Tìm Sách

Sách tiếng Anh-English >> The Nava Nalanda Mahavihara Research Publication Vol. II

Xem tại thư viện

Thông tin tra cứu

  • Tên sách : The Nava Nalanda Mahavihara Research Publication Vol. II
  • Tác giả : Satkri Mookerjee
  • Dịch giả :
  • Ngôn ngữ : Anh
  • Số trang : 110
  • Nhà xuất bản : Varanasi India
  • Năm xuất bản : 1960
  • Phân loại : Sách tiếng Anh-English
  • MCB : 1210000003432
  • OPAC :
  • Tóm tắt :



         We have great pleasure in introducing to the academic world the Volume II of The Nava Nãlandã Mahãvihãra Retearch Publication. Just like its predecessor, it is also the outcome of team-work in which several scholars have taken part. The majority of the articles relate to Buddhist thought. It is a happy feature that all the contributors have been associated with our Institute, in one capacity or another. The old Nãlandã Mahãvihãra was noted for its universalistic outlook and wide intellectual interests. There was no branch of knowledge in India which was not cultivated within its precincts. Our Institute (Nava Nãlandã Mahãvihãra) is, not only by its nomenclature but also in its aims, objectives and aspirations an humble successor; and the hopes of the Buddhist World will be fulfilled only when this infant institute will grow in dimensions and reach the zenith of its development to justify the name and anscestory which it claims. Accordingly, we have not been squeamish and did not impose restrictions on our contributors. The papers, each in their own way, throw light on subjects which were studied in ancient India. The speciality of this Volume is that it contains articles both in English and Hindi.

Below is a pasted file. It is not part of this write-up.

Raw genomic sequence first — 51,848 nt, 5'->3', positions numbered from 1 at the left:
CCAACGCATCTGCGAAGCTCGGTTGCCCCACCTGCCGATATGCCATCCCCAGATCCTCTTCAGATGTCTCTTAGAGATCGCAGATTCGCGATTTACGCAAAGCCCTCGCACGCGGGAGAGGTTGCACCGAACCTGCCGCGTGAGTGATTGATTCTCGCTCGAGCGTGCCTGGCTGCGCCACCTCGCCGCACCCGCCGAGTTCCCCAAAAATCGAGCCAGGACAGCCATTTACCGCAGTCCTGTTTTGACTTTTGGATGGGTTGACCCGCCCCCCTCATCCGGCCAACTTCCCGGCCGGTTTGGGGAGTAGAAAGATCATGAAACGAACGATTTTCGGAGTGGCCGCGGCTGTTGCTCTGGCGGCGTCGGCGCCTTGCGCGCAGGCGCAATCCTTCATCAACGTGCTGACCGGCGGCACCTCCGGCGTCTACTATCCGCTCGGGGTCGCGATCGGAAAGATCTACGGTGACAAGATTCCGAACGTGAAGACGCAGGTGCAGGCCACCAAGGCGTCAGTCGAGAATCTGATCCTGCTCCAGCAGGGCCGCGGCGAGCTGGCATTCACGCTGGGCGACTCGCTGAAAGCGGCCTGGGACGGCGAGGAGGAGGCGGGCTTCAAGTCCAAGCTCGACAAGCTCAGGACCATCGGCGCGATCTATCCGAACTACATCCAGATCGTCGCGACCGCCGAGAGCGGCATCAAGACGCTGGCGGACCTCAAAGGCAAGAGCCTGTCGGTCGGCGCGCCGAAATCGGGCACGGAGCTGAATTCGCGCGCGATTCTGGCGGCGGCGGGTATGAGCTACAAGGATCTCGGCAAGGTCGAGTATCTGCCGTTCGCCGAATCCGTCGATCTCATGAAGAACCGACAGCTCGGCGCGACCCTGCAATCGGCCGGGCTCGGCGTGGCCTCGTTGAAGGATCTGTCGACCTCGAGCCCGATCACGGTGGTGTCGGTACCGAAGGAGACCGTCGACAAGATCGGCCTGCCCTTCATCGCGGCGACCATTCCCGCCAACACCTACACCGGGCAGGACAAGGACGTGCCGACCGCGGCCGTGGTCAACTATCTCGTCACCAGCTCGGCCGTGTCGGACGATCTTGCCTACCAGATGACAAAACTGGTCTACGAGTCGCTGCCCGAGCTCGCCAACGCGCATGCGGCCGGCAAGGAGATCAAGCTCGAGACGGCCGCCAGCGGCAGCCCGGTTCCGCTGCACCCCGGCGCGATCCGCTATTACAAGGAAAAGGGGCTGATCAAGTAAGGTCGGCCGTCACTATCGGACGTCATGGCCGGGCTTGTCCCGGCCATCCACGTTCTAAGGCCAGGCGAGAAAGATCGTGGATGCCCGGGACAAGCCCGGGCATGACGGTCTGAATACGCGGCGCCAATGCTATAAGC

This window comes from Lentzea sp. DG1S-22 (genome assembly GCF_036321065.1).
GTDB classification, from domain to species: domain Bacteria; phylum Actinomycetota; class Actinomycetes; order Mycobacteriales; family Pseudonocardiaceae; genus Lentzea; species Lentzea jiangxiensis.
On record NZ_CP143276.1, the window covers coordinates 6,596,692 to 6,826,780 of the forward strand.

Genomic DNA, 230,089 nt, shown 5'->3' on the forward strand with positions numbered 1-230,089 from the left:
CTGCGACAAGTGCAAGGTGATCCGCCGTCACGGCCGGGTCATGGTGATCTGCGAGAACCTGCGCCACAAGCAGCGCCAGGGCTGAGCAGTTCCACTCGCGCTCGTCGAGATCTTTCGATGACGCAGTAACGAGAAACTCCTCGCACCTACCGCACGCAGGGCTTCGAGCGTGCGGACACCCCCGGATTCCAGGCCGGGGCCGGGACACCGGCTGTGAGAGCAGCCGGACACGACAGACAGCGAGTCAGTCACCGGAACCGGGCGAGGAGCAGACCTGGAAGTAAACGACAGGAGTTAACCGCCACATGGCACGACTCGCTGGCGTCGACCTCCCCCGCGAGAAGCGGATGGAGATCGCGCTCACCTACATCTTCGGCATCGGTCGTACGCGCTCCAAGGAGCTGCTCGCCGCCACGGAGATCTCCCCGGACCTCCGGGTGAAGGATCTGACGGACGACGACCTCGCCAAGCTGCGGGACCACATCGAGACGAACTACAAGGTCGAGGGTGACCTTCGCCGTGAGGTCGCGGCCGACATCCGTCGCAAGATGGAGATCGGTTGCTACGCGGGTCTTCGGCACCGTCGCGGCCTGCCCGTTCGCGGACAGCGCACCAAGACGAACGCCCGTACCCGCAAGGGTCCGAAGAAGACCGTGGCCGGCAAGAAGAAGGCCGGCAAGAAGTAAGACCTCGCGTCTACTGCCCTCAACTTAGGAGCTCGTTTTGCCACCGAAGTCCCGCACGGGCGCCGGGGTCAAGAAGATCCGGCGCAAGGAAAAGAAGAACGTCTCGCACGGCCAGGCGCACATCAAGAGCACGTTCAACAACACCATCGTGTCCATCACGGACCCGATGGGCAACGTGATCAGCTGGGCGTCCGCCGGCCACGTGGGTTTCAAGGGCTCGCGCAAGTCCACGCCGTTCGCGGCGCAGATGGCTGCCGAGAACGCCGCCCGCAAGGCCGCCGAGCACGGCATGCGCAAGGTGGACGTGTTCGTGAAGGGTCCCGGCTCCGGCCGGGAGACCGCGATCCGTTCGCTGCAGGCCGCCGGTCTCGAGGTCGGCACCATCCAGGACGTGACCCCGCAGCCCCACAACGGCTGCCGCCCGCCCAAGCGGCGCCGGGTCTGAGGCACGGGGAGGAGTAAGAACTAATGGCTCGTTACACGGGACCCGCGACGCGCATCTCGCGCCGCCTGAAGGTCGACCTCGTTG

We now propose to give a running survey of the subject matter of the contents. The first article is entitled ‘The Omniscient as the Founder of Religion.’ It treats of a subject, which has not only a religious appeal but a metaphysical interest. It was suggested by the late Sir Brajendra Nath Seal, the then George V Professor of Philosophy in Calcutta University in about 1930, that this subject should be studied and presented to the modern world, with its metaphysical foundation. The writer also felt that the problem did not outlive its interest and utility. The second article is entitled ‘The Nature of Ultimate Reality’, and it has been tackled from the standpoint of diverse Schools of Indian philosophy.